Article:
A class of bulls will be judged
by the group at A. P. Clinc's farm.
? class of either old cows or young
calves will be judged at J. L.
Reeves' farm; and a class of year
ling heifers w ill be judged at Roy
? ? .. . ?.
Hayncs' farm. Prizes will be given
to the winners in each contest.
Several prizes have been donated
by merchants in the county for
these contests. The official judges
will give the official placings on
each class and reasons for plac
ings. There will also be a weight
guessing contest at Joe Reinetf
son's farm and prizes will be of
Sam Buchanan and A. V. Allen,
beef cattle specialists from State
College, will be here for the Here
ford Tour. All purebred and com
(Ser Hereford Tour?Page ft
Annual Flower Show
Set For Wednesday
"Conic To The Fair", an old
fashioned flower and vegetable
show to be held Wednesday In the
Waynesville High School cafeteria,
will be an Interesting and color
ful event, according to members
of the Richland Garden Club,
sponsors of the event.
In addition to exhibits of flower
arrangements, horticulture speci
mens, and vegetables, the show
will feature exhibits of arts and
crafts, including the work of mem
bers of the Haywood County
Home Demonstration Clubs.
The latter exhibits will include
old and new quilts and coverlets,
hooked and braided rugs, and ar
ticles of wood, copper, aluminum,
The flower exhibits w ill include
all annuals grown in this section,
potted plants, and arrangements
for special occasion* and place. I
i np snow is open lo the public
without regard to membership hi
a garden cluh. Entries must be re- ,
eeived between 8 and 10:30 a.m.
the day of the show with the ex
ception of entries of members of
the Richland Garden Cluh, who
must get theirs in Tuesday night
between 7:30 and 9:30.
Accredited flower show judges
will use the standard system of
judging and the trl-color will be
awarded for the best arrangement
in the show, for the best hortlcuJ
turel specimen, for the best shad
ow box, and lor the best vegetable
entry. Arts and Crafts will not be i
As a special attraction the show i
will include a mid-way with a
palm reader and crystal gater, a
"hokey pokey" boolh, fish pond,
and an "old boss" sale.
(See Flower Show?I'age 2)
Southwide Conference At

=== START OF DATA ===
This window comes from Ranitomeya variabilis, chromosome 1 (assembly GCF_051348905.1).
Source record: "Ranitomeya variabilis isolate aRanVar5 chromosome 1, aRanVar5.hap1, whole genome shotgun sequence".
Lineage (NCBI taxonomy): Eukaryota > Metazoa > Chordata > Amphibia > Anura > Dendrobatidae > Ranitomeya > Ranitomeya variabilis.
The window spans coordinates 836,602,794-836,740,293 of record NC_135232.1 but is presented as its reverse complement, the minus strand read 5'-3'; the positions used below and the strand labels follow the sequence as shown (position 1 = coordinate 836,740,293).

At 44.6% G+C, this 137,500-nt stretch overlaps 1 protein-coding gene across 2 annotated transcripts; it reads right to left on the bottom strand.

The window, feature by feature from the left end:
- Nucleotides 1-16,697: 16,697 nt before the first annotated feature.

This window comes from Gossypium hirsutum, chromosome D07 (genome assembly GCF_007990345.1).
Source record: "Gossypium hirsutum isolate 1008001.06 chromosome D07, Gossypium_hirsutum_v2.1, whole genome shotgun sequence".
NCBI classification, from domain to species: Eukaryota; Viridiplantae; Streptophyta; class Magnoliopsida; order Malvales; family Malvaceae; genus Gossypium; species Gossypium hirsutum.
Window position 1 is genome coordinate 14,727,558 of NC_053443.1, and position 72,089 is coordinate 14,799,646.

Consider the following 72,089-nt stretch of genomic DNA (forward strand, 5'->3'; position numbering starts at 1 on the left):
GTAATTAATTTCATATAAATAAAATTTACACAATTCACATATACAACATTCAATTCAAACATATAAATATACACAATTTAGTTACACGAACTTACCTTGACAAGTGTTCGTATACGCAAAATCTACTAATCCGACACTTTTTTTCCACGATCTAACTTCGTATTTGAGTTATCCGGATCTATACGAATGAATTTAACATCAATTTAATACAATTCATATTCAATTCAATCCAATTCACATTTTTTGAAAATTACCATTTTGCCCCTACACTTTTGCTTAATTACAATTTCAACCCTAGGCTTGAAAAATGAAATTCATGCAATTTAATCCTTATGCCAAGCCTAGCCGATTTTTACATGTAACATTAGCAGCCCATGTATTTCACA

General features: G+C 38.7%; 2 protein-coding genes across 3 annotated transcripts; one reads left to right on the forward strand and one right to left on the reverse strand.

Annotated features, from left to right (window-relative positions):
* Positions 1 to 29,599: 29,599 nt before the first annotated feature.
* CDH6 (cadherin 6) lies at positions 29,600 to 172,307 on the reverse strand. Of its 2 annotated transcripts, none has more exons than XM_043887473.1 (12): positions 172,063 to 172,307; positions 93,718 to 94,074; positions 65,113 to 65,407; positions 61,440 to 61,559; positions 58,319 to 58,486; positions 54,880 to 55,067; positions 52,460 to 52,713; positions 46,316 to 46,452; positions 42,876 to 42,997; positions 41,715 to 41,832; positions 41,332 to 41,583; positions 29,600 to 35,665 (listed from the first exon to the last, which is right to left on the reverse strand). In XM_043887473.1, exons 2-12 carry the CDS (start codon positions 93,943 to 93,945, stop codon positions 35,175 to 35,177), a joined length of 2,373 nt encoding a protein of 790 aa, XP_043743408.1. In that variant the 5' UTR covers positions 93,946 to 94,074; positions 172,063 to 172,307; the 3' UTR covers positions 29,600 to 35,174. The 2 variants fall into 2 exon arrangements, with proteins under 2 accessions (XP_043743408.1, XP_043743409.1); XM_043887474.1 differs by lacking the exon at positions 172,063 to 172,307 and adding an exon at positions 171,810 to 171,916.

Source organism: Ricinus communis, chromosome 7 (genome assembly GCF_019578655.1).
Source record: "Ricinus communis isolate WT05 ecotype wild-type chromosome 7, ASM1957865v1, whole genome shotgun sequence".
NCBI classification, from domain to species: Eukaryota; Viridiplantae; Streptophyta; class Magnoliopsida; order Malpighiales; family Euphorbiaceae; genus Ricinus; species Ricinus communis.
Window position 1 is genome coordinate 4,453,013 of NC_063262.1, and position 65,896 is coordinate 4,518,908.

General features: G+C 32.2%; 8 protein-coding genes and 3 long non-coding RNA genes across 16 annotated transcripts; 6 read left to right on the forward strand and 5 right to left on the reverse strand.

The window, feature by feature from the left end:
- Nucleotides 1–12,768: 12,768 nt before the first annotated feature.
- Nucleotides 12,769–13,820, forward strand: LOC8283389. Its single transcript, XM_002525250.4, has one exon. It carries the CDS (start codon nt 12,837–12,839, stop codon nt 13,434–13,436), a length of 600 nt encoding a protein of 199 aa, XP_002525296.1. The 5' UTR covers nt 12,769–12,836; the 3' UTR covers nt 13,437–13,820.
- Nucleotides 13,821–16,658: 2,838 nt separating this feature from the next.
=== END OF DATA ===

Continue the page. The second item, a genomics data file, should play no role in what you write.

Lake Will Open Tonight
rnc Methodist Church's South
wide Town and Country Confer
ence will open tonight at Lake
Junaluska and run through Thurs
day, directed by the Kev. James
W. Sells, Atlanta. Ga.
He said that leaders from every
district of the nine-stale South
eastern Jurisdiction, plus visitors
from other sections, will attend as
delegates of rural and city church
ps. The Rev, Mr. Sells is executive
secretary of the Jurisdictional
council and a specialist in rural
Daily workshops and interest
groups will include such study
lopics as "Church and Commun
ity," "The Rural Family," "Group
MUUalry." "ClturcJt .UcidUicUux,"
"Music," "Trends and Strategy,"
and "The Lord's Acre Program."
Discussion leaders will Include
Dr. J. A. Kngle and Dr. Glfnn F.
Sanford of the Methodist Hoard of
Missions, New York; Dr. Lloyd
Daughtery, Jr., of the Board of
Evangelism, Nashville, Tenn.; the
Rev. Luke Bcauchanip of the
Board of Education, Nashville;
Prof. Earl Brewer of Emory Uni
veresity, Atlanta: Prof. J. A. Wal
ton of Duke University, Durham;
Dumon Clark of the Farmer's Fed
eration. Ashevillc; L. R. Hurrill,
state 4-H Club leader of Raleigh;
Don Sanford, Nov* Albany, Miss.;
J. B. Karris. Louisville, Ky? and
the Rev. A. Ralph Arthur. Rich
<*M Cuufcrcuco?Page 4) '
Over 10,000 Attend Three
Horse Show Performances
Cpl. Smith Finds
$13 On The 13th
Also The Owner
Cpl. I'ritchard Smith kept his
j fingers crossed all day Friday
Rut after picking up a roll of
13 one dollar bills, he began to
feel that the 13th was his lucky
day, and he took a different
slant towards what is looked
upon as an unlucky day.
lie started checking and found
the owner of the money and af
1 ter returning It remarked:
"Well it was a fine day after
all; I could have lost $13, and
the finder might not have found
1 the owner."
Mr. and Mrs. Jack West attend
ed the State Democratic Executive
committee meeting in Raleigh
j Thursday. Mrs. West is a member
of the committee from Haywood,
and Mr. West served as proxy for
Tom Leatherwood, the other mem
ber. since the latter is in a hos
The committee named John Lar
kins, Jr.. as state chairman, B.
Everett Jordon, national commit
teeman, Mrs. Mary Laurens Rich
ardson, renamed vice chairman, and
Frank Crane, nominee for commis
sioner of labor, and Senator Sam
Ervin, Jr., for U. S. Senate.
Over 200 Lambs
Consigned To Pool
Some 210 lambs have been con
signed to the lamb pool to be held
August 20 at the Clyde stockyards,
the County Agent's office announc
ed today. This brings the total for
the three pools this year to about
670. an increase of 150 over last
Officials of the Haywood Horse
Show Association were this morn- j
in?* checking the final results of a
successful show held here over the
weekend, when more than 10,000
attended three performances.
C. C. League, president, said that [